5 Destinations that Embody the Art of Travel

Discovering art through travel is among the best ways to immerse oneself in new cultures. It enables us to remain inspired long after we’ve returned home. Art allows us to travel deeper in a destination, as we develop an appreciation for the history of a place, as well as its people and their way of thinking. Whether exploring a museum, admiring street art or perusing local workshops where talented artisans create their wares, engaging with local art and design while traveling enriches our experiences. Read on to discover five destinations that best encapsulate the artful side of the art of travel:

Street art in Valparaiso, Chile/Matthew Scott

1. The Enchanting Murals of Chile

Chile’s vibrant colors speak to the words of one of the country’s greatest poets, Pablo Neruda. At both his hilltop home in Valparaiso, which more than merits a visit, and his residence in Santiago, expressions of poetic artwork fill the writer’s spaces.

Neruda’s presence is felt both in the dream-like murals leading up to his home in Santiago’s Barrio Bellavista neighborhood and in the painted birds and vines winding around the front door. This bohemian barrio in Santiago is filled with murals by both professional and amateur artists, and evokes the feeling of walking through an open-air gallery.

One of the most remarkable displays of Chile’s outdoor art can be a admired approximately 700 miles north of Santiago, in the port city of Antofagasta, where colorful murals line the walkways of this historic city, outlining cultural and historical references. Likewise, in the city of Valparaiso, entire buildings are adorned in remarkable works of art. Inspiration is plentiful throughout the country.

The murals of Antofagasta, Chile/Lucia Griggi

2. Artisan Creations around Every Corner in Otaru, Japan

The small harbor city of Otaru in Japan offers a fascinating insight into the history of the rich and creative Japanese culture. No detail is overlooked in the name of decoration. As an example, in this beautiful city and elsewhere in Japan, decorative manhole covers celebrate local icons, such as the seals of Otaru’s Aquarium.

Along the Otaru Canal, Japanese artists passionately labor over intricate paintings—each one a unique masterpiece of ultimate skill. Walking along Sakaimachi Street, a preserved merchant street in the city center, glass workshops uncover the art of creating local Otaru glass. What better souvenir than a handmade bowl or vase? Otaru glassware is known and admired throughout the country. There’s even a five-story museum dedicated to the pursuit, which was opened by Kitaichi, a local glass producer. The city’s reverence for the art of glass blowing clearly runs deep.

Local artisan, Otaru, Japan/Lucia Griggi

3. High Art and Culture in Venice, Italy

The entire city of Venice is often considered a living museum, as much for its historical canal-lined buildings—some of which incorporate ornate sculptures into their mesmerizing facades—as for the artful wares stored within them.

Alessandro Vittoria, the most celebrated Venetian sculptor, expressed elegance in his marble statues. The most interesting of these are seen at the altar of San Francesco della Vigna. An insightful look at art from the first half of the 20th century is found at the Peggy Guggenheim Museum. International greats, including Picasso, Brancusi, Severini, Dali, Mondrian and Pollock, feature in this highly revered collection.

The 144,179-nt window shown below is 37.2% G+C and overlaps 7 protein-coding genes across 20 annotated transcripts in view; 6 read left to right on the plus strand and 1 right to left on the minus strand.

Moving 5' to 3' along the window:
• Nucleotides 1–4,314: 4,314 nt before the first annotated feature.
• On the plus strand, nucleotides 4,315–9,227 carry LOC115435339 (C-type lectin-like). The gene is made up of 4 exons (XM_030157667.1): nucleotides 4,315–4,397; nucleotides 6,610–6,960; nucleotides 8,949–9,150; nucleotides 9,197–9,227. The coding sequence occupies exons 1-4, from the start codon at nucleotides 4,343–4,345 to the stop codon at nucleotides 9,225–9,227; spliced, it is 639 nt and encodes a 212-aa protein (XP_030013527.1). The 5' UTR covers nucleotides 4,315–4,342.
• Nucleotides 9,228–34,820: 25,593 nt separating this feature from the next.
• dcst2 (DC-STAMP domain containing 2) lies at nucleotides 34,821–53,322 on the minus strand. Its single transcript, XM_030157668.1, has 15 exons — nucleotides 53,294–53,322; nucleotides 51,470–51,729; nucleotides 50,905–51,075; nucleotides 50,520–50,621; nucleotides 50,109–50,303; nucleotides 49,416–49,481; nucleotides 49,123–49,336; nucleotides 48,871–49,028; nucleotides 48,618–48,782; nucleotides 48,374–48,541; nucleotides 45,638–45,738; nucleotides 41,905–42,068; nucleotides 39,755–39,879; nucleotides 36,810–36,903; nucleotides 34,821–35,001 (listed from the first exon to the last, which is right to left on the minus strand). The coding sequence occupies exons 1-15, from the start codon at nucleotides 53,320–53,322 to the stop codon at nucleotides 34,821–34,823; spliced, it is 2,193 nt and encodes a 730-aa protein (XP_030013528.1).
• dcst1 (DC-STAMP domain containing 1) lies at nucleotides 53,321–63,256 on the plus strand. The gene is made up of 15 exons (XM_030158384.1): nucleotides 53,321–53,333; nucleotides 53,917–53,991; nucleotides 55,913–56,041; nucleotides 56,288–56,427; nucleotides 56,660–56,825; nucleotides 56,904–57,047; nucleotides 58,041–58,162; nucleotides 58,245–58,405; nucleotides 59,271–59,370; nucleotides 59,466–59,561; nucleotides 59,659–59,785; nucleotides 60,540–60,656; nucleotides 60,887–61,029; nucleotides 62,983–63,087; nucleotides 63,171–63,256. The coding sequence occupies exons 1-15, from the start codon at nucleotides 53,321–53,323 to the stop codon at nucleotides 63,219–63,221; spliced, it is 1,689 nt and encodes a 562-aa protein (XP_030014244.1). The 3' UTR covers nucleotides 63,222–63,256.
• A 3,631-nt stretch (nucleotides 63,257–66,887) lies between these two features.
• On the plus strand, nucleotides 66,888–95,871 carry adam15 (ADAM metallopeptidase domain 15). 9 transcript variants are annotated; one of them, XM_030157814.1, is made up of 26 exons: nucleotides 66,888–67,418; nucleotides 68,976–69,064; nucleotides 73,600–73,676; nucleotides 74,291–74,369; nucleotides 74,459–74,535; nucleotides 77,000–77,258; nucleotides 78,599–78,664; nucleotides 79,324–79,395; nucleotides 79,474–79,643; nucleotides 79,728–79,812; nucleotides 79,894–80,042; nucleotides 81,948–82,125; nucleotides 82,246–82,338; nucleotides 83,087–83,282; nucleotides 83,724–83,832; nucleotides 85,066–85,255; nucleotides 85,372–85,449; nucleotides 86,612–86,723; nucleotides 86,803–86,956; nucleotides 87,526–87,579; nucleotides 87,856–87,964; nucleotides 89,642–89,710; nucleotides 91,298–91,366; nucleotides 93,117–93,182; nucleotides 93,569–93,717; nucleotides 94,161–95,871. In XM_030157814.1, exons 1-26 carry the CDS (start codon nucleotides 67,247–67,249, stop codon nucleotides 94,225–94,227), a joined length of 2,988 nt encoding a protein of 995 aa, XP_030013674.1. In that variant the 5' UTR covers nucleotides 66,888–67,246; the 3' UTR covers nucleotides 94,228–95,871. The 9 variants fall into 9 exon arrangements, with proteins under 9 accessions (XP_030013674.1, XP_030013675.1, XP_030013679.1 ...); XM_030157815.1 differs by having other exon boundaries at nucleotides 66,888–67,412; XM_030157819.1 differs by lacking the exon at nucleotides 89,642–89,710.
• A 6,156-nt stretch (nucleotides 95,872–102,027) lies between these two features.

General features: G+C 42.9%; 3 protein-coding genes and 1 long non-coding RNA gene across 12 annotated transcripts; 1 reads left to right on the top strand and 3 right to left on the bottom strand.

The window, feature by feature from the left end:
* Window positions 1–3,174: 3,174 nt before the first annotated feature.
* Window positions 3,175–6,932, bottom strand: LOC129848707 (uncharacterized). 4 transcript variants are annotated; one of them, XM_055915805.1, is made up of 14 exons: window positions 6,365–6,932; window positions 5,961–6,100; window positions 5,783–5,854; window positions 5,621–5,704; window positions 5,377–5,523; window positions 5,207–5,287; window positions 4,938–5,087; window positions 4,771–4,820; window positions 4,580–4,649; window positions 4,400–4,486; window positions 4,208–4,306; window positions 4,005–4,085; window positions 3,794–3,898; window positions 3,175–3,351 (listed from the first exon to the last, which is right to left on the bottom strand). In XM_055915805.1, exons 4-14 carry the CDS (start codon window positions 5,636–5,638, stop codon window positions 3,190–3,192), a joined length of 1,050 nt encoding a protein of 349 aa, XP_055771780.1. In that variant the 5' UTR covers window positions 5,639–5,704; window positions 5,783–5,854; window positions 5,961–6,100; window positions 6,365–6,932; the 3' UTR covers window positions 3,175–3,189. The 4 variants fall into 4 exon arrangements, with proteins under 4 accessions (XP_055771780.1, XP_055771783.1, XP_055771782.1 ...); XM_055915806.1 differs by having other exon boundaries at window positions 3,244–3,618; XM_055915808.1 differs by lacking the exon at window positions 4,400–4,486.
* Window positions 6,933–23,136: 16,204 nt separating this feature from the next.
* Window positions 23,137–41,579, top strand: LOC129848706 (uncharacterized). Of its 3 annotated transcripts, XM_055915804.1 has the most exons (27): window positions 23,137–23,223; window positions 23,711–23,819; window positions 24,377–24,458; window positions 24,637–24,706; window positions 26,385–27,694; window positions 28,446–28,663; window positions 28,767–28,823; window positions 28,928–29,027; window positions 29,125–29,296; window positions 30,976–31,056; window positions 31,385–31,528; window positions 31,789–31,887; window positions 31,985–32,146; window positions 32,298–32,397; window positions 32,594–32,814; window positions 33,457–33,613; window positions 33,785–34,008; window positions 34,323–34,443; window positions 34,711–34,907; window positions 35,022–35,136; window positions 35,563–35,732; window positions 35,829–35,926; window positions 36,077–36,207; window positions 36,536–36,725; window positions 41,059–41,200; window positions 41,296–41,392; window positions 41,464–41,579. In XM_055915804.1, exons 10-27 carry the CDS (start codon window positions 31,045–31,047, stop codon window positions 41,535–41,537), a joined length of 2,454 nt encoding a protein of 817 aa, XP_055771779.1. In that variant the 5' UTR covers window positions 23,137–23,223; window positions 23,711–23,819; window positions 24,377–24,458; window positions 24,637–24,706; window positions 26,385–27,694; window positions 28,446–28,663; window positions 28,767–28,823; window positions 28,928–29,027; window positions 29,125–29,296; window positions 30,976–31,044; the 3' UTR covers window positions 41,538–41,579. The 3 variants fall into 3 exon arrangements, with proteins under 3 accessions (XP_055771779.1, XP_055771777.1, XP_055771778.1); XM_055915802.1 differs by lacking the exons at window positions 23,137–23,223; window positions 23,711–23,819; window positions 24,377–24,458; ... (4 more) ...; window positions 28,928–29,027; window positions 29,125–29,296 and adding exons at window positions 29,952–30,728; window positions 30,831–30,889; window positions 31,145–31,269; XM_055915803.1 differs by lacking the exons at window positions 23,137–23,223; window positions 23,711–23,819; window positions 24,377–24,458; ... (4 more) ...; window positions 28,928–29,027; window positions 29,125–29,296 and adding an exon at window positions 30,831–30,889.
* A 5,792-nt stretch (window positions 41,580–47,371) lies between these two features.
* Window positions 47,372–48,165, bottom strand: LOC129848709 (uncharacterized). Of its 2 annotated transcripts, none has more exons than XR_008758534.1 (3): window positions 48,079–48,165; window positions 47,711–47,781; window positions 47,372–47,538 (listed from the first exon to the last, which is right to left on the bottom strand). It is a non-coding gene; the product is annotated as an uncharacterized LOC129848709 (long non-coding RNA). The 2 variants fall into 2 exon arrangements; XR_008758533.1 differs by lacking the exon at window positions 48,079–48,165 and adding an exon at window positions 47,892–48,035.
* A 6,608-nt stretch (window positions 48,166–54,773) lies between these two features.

The Venetians excel too at glassblowing, having mastered the art over a number of centuries. Their ancient techniques are revealed with a trip to the nearby island of Murano, where artists’ studios continue to thrive. The Glass Museum in the Palazzo Giustinian offers an insight into the history of this Venetian craft.

A Venetian artist displays his work, Venice, Italy/Lucia Griggi

4. Fascinating Indigenous Art at Raft Point in Kimberley, Australia

Often, nature and art reside in unison, producing the most breathtaking of creations. This is the case at Raft Point in Kimberley, Australia—a breathtaking sandstone cliff, reachable only by boat.

Here, a 615-foot (188-meter) sandstone bluff, close to the mouth of Doubtful Bay, is the setting for an ancient display of artwork. In places, the formation’s walls are decorated with Aboriginal paintings. This thousand-year-old rock art includes images of crocodiles, fish, and snakes, as well as representations of haloed spirits, painted by the Worora, Ngarinyin and Wunumbe tribes. The paintings at Raft Point are a marvel to behold, preserving the tales of a tribe long gone but forever preserved.

Indigenous art, Raft Point, Kimberley, Australia/Denis Elterman

5. The Vibrant Temple Art of Colombo, Sri Lanka

Aside from its stunning beaches and timeless ruins, Sri Lanka’s most alluring attractions are its sacred Buddhist temples. One of the most prominent is Gangaramaya Temple in Colombo, set near the picturesque lake Beira. This 120-year-old complex is both a place of worship and a vocational training center. What makes it such a unique sight is its varied architecture, displaying a combination of Sri Lankan, Chinese, Thai and Burmese artistic styles. The craftsmanship of the entrance, which features detailed wood carvings of swans and elephants, pays homage to the island’s ancient artisans. Within the temple, a museum contains treasures from around the world, including countless statues of Buddha. The smallest one, encased in a glass box, must be viewed through a magnifying glass.

Temple art, Sri Lanka/Lucia Griggi

The world is a treasure trove of artistic creation. Regardless of where you travel, art offers a means to engage with a destination, its culture and its people. By admiring its beauty, we are able to travel deeper into the nuances of a destination’s history, language and philosophy; our travel experiences are enriched and our souls enlarged.